9. Eat snacks

Whether you stick with health-conscious choices or go with a Snickers Bar, eating will provide the energy you desperately need in the cold. Plus, it will also boost your metabolism.

10. Limit your wading

I’ve stood knee-deep in Montana’s Madison River in January for long stretches of time and have remained surprisingly warm.

However, the deeper you wade, the more you put yourself at risk for disaster. Falling into a river when the air temperature is thirty degrees poses risks that falling into it when it’s seventy degrees does not. Hypothermia is always a concern. So be on the safe side. Don’t try anything heroic when it comes to wading.

If you spend a cold winter day in front of your television or fly tying vise, you have made a wise choice. But if you want to fly fish, you can have a great experience if you take the precautions needed to stay warm.

Go-To Gear for All Kinds of Weather

The worst days for fly fishers turn out to be the best days for fly fishing. The moisture in the air — whether in the form of rain or snow — triggers the insect hatches that often trout into a feeding frenzy. A few weeks ago, I witnessed a stretch of river come to life with leaping trout during a brief rain shower. I saw nothing feeding on the surface and caught nothing until the rain seemed to coax bugs and trout from their lairs.

But how do you cope with the various kinds of weather you’re going to face on the river? Here is my list:


Rain jacket. A few years ago, I bought a lightweight Simms rain jacket. Typically, my budget doesn’t let me splurge for the highest-end stuff (although somehow I ended up with a Winston fly rod!). But it was a purchase I don’t regret. Despite the obvious protection from the rain, the jacket also provides warmth on cool spring mornings and cool fall evenings even when the weather is dry. The jacket is small and light enough that I can roll it up and keep it in my fly vest.

Waders. This seem obvious. But waders also provide their share of warmth in cool weather. When we’re fishing the Driftless in Wisconsin, Dave and I rarely wade in water above our calves. Yet in the spring, we’ll wear our chest waders. It’s not because we’re worried about falling in the little spring creeks we fish. It’s just that the waders provide some warmth.

In the summer, though, you may prepare to wet-wade. I still shake my head when I think about the guy Dave and I saw wearing waders on a little creek in the Driftless on a sunny, eighty degree day!

Wool or waterproof gloves. I’m a wimp when it comes to keeping my hands warm. It’s been that way since I started deer hunting at age 10. So I’ve found that either wool or waterproof gloves work best. The gloves which expose one’s finger tips just don’t work for me. They make about as much sense for me as a screen door on a submarine. But whatever kind of gloves work for you, you’ll be thankful you’ve stashed a pair in your fly vest in the spring and fall. Snow happens. And early mornings and late afternoons can get cool.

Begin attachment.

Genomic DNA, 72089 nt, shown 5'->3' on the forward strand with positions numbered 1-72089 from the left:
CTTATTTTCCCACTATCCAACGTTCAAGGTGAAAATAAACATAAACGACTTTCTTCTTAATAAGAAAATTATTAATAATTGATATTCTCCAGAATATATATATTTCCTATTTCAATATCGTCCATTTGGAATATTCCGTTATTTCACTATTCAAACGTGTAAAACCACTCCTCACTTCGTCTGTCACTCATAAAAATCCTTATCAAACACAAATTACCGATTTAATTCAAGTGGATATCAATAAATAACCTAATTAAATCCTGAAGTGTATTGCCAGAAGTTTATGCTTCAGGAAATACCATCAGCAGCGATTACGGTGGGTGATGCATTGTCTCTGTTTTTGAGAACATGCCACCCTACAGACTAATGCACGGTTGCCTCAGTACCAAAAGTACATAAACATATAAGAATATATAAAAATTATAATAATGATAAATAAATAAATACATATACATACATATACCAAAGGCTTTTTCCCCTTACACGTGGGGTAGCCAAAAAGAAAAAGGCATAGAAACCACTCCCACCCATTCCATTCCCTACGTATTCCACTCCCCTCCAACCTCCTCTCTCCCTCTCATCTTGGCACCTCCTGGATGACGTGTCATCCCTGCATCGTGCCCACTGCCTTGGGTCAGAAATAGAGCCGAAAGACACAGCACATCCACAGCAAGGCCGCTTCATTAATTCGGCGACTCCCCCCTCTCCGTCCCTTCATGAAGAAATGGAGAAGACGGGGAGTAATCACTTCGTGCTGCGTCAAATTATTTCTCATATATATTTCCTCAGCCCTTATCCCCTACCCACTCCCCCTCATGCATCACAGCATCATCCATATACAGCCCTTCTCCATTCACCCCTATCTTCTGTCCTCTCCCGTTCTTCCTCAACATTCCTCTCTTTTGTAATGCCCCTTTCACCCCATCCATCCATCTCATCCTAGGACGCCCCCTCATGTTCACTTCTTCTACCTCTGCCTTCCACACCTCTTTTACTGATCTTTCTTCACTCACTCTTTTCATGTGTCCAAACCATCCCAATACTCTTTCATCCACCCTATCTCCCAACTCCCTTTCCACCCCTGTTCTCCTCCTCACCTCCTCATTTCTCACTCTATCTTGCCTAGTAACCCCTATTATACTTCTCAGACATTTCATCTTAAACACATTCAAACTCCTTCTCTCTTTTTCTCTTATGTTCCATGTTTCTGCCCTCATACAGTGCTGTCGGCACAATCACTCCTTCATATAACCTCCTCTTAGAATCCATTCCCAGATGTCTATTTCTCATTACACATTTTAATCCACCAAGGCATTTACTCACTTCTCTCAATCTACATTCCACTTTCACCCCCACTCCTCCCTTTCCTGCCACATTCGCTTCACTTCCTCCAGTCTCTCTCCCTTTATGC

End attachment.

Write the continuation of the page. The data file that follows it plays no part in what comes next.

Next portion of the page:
Gore-Tex or wool hat. For years, I’ve worn a Woolrich hunting cap because it keeps the moisture off of my head whether it’s raining or snowing. A cotton baseball cap just doesn’t cut it. Recently, I bought a Simms Gore-text hat that I love (whoops, so much for my claim about not buying high end gear!). It’s lightweight, and it’s terrific for keeping my head dry on drizzly days.

Neck gator. This is the newest “gadget” I’ve been enjoying. I thought this would drive me crazy, because I don’t like stuff around my neck. But besides providing warmth, it’s great for protection from the sun. Dave took the above photo of me using the neck gator for sun protection when it was over eighty degrees on the Madison River. Even though I look like a threat to homeland security, the neck gator really works. The fabric is light enough that I never started sweating.

Layers with micro fiber. I’ve become a bit of a micro fiber fanatic. My kids think I must have a deal with Under Armour. But I wear Nike’s Dri-FIT too. This stuff keeps my either warm or cool, depending on the need of the day. Most importantly, it doesn’t soak up moisture. Having several layers of shirts or pants allows for easy adjustments. Besides, it means that you don’t have to bring a bulky coat.

At the end of the day, the goal is not to look like a model in a Simms or Cabela’s catalog. It’s to stay warm or cool, and always dry. Yes, the right gear can make or break your day on the river. Believe me, even a Winston doesn’t cast well when your hand is numb with cold or your body is shivering because you’re soaked with rain water.